There lots of options that you can select to tailor your experience to the way you'd like. For example, the Game Clock can be set to three different settings. 'Conventional' allows you to limit play to a given number of minutes, 'Incremental' allows players to earn bonus time for their actions, and 'Unlimited' offers you gameplay with no time restrictions whatsoever, something that's not included in the DSiWare version. When playing Practice Mode, you have the ability to use a Hints feature simply by pressing the Minus button. Using it repeatedly will eventually lead you to stumping the computer and it's a good way for players to get an idea of the kinds of strategies you can use as you play.
At the same time, Chess Challenge! also seems to be lacking some features that most may have trouble contending with. For starters, there's no ability to go back and view the last move that your opponent made, which forces players to keep their eyes fixed on gameplay. I suppose this was done for a sense of realism when facing a real-life person competitively, but since most chess games include this option, you may find yourself disappointed. Even more disappointing is the inability to undo moves in Practice Mode. This is quite weird since the DSiWare version allows you to do this, so I'm not sure why this wasn't included here. As touched on earlier, there's no beginner-focused mode to give you lessons or even tips on advanced techniques, which I found rather surprising. Even these points shouldn't stop you from getting the game, it's still important to keep them in mind.
Digital Leisure hasn't exactly been known for their wonderful presentation focus, but the game doesn't look bad at all. For starters, the menu organization is quite nice as is the jazzy music chosen for this game. I was really pleased to see that the developers included multiple music tracks, a refreshing change especially when playing long offline/online matches. There are 5 different backgrounds in the game: Beach, Forest, Study, Museum and Park. Out of the 5, only the Study area looks nice in 3D, while the others feature blurry background images. When in 2D view, the background images look a lot better, with the Study area coming out on top again as my favourite in the selection. As you play, you'll hear background sound effects depending on the area you selected. Animal noises, ocean waves, and a crackling fireplace are just some of the noises you'll hear, and these help give the game a bit of ambience.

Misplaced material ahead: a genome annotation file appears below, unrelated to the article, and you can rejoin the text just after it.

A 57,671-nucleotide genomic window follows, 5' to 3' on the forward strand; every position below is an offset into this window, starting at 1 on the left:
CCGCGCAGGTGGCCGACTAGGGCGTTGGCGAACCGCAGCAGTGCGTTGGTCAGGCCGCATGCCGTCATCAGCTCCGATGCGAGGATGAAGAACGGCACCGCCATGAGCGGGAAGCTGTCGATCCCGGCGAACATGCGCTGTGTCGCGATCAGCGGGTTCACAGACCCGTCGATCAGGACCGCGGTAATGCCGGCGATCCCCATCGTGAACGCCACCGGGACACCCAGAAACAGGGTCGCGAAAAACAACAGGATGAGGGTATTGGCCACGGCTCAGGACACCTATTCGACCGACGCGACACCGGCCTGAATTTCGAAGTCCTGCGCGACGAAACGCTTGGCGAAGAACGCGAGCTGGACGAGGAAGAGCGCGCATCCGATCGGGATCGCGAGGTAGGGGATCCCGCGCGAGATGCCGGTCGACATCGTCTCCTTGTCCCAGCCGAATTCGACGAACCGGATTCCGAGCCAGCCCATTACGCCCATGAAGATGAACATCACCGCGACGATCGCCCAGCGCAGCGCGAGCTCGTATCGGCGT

You also have the ability to choose from one of 5 materials for the chess pieces. There's Wood, Plastic, Gold, Metal and Marble. Each of these have a different appearances depending on the view you're using while you're playing. For example, Gold chess pieces look a bit unpleasant in 3D, but they look a lot nicer in 2D. Plastic pieces seem to have some glossy effects added to them, which is nice to see. Also, wooden chess pieces use two really nice shades - a light brown, and a nice burgundy colour. Using both of these in the 2D Study view looks very nice. When deciding on a background or chess piece material under 'Settings' menu, you don't have the ability to preview what it'll look like in the way you do in the DSiWare version. So it forces the player to experiment with different combinations on their own until they find the one they like the best.
In addition to local multiplayer, Chess Challenge includes two online-specific modes of play. The first makes use of WiiConnect24 to send mail messages between Wii Friends for long-distance battles. You can the ability to manage up to 5 WC24 matches at once. When choosing an opponent to play with, a screen will show up that will allow you to through your list of Wii Friends. Those who actuallly own the game will have their Mii's appear while everyone else will just appear as a silhouette. When you send a move to someone, a message will arrive on their Wii Message Board telling them that they're participating in a game. When they boot up the game for themselves and head into this mode, the 'Current Games' selection will have an icon beside it signifying that there's an update. It's great to see the developers use something like WiiConnect24 in such an expert manner, and it works really well in this scenario.